A Different Type of Marketing Blog
This is your chance to decide what content exists about marketing online - scroll down to read more and leave a comment with your response.
Astute readers who visit this site will notice a change happened this morning: this blog is now hosted on bigthink.com, an expert knowledge network visited by one million users each month. This is a huge move for me, and I'm excited about what it signifies.
In blogging, I've always attempted to rise above the echo chamber and provide some unique value through an insight or experience I've had and can share with you. Rising above the news-cycles isn't a great way to build a high-traffic blog, but it's been a fantastic exercise in creating intellectual value -- and had started some interesting conversations with some high-profile marketing publications about writing for them.
In the middle of those conversations, BigThink reached out and asked if I'd consider becoming part of their content family.
After a few conversations, it was clear we shared some philosophical guidelines:
That was a fantastic way to start the relationship, and BigThink has created some fascinating content -- a handful of entertaining blogs from experts in various fields (like physics, political theory, volcanology, cartography, and the economics of sexual relationships) and over 1500 interviews with experts as varied as Stephen Hawking, Paul Krugman, Ray Kruzweil, Richard Branson, Ken Burns, Arianna Huffington, John McCain, and thousands more.
I liken BigThink to NPR: an experience that eclectic, interesting, and informative.
Add to the fact that BigThink is still a relatively new site and working through the startup kinks that I enjoy so much, and it sounded like a lot fun to be a part of as a writer. So, today I'm officially launching Cue The Future on BigThink.com, where I'll be writing my new posts going forward.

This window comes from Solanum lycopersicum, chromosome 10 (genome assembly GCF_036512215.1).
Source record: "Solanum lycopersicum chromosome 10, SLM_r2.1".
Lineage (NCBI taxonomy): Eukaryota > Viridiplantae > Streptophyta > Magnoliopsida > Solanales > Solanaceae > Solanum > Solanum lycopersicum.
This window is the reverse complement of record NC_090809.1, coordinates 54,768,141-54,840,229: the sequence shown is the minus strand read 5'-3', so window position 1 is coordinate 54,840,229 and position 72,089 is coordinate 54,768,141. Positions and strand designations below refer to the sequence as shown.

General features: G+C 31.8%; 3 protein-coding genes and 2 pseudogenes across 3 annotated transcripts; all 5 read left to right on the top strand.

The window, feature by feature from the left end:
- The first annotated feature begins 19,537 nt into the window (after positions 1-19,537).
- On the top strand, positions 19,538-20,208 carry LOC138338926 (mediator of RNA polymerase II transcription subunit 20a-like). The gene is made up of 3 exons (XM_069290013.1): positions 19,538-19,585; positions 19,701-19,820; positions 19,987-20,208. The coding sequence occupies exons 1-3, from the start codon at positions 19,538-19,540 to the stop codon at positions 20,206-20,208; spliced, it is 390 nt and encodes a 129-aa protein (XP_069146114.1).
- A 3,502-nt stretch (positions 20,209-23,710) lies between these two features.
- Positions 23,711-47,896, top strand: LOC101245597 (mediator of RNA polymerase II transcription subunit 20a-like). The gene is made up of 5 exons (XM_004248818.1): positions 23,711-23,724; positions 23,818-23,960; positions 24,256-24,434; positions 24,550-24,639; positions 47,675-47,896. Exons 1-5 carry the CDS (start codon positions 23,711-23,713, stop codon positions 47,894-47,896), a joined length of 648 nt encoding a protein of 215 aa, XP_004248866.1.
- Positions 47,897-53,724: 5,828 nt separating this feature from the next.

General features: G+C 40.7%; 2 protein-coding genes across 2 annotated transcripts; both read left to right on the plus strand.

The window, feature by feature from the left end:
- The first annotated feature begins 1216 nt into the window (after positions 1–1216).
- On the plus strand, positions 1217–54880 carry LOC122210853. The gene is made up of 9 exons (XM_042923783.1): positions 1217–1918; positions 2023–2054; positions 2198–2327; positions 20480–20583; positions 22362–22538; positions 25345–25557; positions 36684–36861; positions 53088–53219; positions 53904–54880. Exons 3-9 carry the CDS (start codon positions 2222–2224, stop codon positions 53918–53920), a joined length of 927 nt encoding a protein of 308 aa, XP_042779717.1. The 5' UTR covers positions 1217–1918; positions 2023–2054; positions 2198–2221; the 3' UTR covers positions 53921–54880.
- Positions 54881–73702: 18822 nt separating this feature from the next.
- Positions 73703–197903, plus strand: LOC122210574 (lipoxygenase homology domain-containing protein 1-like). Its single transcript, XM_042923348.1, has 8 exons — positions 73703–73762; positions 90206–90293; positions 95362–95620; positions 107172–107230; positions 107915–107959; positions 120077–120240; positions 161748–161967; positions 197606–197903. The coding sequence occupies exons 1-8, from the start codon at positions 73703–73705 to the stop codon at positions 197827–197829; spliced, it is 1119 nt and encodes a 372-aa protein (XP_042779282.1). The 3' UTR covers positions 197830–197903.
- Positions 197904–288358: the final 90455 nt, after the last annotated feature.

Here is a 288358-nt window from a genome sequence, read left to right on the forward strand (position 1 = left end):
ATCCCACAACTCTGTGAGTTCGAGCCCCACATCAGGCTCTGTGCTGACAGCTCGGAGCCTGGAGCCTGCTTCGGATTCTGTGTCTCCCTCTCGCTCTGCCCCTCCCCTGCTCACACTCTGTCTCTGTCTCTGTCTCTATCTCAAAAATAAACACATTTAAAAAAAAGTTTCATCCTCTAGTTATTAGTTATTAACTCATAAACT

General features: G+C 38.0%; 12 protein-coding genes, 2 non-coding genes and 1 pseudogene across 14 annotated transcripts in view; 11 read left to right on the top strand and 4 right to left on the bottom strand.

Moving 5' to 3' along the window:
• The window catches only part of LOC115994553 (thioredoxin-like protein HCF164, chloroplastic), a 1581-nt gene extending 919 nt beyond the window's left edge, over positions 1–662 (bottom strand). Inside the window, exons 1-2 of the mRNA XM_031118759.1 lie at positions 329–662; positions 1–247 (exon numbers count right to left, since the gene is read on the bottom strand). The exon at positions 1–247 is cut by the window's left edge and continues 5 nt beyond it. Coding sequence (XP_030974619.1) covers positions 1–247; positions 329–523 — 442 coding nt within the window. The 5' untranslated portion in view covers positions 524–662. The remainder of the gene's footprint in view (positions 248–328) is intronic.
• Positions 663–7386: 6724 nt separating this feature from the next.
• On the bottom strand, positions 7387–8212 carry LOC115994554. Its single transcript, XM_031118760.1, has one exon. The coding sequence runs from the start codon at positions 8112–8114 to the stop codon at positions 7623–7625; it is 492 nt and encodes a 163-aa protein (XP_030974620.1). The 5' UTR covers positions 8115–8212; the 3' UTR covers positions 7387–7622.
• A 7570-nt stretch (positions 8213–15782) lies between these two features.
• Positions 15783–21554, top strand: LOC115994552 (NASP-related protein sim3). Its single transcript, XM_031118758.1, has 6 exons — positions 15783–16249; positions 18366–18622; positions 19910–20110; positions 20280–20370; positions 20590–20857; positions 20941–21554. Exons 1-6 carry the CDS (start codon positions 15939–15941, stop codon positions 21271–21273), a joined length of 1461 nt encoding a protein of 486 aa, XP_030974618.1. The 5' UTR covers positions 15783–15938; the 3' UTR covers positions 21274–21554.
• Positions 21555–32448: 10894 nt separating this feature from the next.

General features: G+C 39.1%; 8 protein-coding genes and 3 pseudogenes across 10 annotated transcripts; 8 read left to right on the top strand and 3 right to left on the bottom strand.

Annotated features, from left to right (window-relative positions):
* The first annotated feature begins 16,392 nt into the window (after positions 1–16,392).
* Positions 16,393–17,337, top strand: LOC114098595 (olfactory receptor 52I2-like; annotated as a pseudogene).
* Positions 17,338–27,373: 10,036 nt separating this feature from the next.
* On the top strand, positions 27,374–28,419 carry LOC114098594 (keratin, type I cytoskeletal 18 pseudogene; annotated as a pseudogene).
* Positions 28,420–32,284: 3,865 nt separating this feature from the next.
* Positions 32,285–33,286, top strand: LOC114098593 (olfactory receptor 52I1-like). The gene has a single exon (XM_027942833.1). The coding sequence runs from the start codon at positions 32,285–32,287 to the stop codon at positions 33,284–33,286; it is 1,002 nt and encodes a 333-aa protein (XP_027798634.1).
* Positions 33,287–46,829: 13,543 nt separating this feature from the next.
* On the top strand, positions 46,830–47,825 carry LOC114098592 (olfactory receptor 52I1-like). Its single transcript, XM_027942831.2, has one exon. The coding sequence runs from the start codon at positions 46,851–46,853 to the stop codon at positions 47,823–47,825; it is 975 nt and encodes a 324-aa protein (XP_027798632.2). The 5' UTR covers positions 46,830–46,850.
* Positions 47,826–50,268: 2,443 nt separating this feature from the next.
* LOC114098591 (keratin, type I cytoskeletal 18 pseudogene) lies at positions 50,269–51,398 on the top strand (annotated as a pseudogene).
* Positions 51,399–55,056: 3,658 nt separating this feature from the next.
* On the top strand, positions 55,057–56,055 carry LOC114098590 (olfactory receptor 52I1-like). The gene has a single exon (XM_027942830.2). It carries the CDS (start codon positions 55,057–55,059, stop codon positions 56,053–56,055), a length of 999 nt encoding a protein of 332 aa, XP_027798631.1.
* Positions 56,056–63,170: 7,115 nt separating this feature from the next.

Not too much will change:
I'm proud to be part of the BigThink family, and I hope that together we can build a really vibrant discussion around marketing, technology, and the future.
Since this is a new blog, there's a couple things you may want to do to make sure you see my posts:
Help me tailor the content to what you want to learn more about - if I could cover anything in the next year, what would be most interesting to you?
International poker champion Liv Boeree teaches decision-making for Big Think Edge.
How can we use the resources that are already on the Moon to make human exploration of the satellite as economical as possible?
If you were transported to the Moon this very instant, you would surely and rapidly die. That's because there's no atmosphere, the surface temperature varies from a roasting 130 degrees Celsius (266 F) to a bone-chilling minus 170 C (minus 274 F). If the lack of air or horrific heat or cold don't kill you then micrometeorite bombardment or solar radiation will. By all accounts, the Moon is not a hospitable place to be.
An MIT study predicts when artificial intelligence will take over for humans in different occupations.
While technology develops at exponential speed, transforming how we go about our everyday tasks and extending our lives, it also offers much to worry about. In particular, many top minds think that automation will cost humans their employment, with up to 47% of all jobs gone in the next 25 years. And chances are, this number could be even higher and the massive job loss will come earlier.
"I was so moved when I saw the cells stir," said 90-year-old study co-author Akira Iritani. "I'd been hoping for this for 20 years."
- The team managed to stimulate nucleus-like structures to perform some biological processes, but not cell division.
- Unless better technology and DNA samples emerge in the future, it's unlikely that scientists will be able to clone a woolly mammoth.
- Still, studying the DNA of woolly mammoths provides valuable insights into the genetic adaptations that allowed them to survive in unique environments.
SMARTER FASTER trademarks owned by The Big Think, Inc. All rights reserved.